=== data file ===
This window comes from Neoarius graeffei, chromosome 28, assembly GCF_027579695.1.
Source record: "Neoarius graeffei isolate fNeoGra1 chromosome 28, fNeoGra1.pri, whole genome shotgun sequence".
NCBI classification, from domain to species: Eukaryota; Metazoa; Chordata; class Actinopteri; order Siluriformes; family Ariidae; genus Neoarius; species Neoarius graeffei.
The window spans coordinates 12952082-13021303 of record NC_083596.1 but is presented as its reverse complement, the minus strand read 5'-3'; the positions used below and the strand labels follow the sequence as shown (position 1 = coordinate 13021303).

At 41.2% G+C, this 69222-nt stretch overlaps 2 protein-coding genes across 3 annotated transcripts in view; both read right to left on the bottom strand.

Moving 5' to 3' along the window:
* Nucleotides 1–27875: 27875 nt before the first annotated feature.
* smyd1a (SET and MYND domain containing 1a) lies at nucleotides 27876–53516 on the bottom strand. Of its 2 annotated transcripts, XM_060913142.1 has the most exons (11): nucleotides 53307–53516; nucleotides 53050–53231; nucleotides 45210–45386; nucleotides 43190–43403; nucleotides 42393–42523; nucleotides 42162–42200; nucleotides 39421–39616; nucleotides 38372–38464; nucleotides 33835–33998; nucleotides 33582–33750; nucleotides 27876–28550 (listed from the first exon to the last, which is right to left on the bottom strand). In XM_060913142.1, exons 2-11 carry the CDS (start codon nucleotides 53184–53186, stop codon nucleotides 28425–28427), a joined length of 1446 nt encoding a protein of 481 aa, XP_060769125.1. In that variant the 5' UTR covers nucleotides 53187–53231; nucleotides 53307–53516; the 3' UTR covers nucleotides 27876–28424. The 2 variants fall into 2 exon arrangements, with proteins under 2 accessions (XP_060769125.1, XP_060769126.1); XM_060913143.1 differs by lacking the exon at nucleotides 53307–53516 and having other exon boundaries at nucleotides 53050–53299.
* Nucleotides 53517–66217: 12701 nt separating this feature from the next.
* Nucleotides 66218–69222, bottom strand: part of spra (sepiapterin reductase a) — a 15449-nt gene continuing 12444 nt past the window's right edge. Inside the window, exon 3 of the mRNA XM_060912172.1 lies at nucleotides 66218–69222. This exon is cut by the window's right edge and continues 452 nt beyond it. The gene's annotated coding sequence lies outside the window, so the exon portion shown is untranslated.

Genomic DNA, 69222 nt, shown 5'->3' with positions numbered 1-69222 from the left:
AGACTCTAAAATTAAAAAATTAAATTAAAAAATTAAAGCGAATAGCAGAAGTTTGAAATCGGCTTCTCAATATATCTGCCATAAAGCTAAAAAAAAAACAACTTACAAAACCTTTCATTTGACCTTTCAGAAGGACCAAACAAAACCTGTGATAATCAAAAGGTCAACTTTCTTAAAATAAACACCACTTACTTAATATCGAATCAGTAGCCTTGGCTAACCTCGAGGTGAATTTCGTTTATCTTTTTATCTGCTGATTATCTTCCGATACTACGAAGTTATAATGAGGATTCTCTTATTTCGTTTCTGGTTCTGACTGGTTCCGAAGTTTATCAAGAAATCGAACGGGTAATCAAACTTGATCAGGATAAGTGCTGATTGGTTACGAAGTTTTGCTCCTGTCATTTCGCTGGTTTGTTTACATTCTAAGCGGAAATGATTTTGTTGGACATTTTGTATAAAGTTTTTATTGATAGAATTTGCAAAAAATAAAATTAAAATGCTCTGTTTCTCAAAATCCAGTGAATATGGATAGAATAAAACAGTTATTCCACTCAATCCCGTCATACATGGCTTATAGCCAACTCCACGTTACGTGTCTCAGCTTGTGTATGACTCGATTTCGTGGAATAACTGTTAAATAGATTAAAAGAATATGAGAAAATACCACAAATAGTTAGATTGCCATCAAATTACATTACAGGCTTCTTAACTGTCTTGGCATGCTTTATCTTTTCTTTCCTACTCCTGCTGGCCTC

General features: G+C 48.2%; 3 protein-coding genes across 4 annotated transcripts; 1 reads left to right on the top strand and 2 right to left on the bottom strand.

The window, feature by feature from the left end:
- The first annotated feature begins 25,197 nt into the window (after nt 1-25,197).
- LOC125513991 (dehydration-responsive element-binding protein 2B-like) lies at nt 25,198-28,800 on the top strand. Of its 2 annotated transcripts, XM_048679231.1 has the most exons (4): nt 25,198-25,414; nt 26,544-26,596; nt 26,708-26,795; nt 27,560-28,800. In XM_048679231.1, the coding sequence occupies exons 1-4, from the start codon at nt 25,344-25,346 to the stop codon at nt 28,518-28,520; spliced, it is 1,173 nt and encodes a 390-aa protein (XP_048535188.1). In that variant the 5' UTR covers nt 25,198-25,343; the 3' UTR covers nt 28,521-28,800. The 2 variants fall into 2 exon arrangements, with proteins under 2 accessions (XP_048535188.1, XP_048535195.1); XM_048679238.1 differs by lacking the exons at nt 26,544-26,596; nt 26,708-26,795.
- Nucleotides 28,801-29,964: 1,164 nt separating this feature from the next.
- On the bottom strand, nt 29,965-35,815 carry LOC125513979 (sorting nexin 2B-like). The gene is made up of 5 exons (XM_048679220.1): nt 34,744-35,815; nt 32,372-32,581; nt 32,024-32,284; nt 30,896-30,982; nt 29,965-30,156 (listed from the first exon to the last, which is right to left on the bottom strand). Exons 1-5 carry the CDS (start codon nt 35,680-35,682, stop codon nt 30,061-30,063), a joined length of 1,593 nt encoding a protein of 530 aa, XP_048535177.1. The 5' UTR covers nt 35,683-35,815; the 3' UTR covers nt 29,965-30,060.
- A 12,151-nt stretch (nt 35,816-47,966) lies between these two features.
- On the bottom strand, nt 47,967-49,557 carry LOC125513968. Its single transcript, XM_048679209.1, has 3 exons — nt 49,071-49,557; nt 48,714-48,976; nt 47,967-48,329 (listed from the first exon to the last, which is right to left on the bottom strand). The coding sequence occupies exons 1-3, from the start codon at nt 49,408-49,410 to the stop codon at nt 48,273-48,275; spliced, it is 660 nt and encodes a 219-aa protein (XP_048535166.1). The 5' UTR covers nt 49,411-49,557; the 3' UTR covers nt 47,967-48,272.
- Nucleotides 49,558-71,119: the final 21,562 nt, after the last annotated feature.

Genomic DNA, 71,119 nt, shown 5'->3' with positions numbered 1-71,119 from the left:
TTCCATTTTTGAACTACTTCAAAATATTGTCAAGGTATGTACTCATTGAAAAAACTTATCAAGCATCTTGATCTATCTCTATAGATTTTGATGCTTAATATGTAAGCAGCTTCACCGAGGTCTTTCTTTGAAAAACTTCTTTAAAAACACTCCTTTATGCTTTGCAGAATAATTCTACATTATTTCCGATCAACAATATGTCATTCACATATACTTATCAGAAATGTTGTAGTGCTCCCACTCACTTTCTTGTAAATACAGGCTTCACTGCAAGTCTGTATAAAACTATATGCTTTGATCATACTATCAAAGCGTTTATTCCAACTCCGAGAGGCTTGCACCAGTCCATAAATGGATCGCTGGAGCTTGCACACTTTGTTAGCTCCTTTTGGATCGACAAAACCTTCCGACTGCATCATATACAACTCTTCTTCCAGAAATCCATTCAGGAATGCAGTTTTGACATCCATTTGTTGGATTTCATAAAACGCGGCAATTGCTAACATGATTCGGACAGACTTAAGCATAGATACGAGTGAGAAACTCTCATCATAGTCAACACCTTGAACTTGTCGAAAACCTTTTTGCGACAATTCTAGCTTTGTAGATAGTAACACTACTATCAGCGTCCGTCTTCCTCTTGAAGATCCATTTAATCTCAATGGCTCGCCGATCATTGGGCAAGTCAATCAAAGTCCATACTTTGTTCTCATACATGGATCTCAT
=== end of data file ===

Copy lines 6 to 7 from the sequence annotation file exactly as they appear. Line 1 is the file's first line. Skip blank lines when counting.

Moving 5' to 3' along the window:
* Nucleotides 1–27875: 27875 nt before the first annotated feature.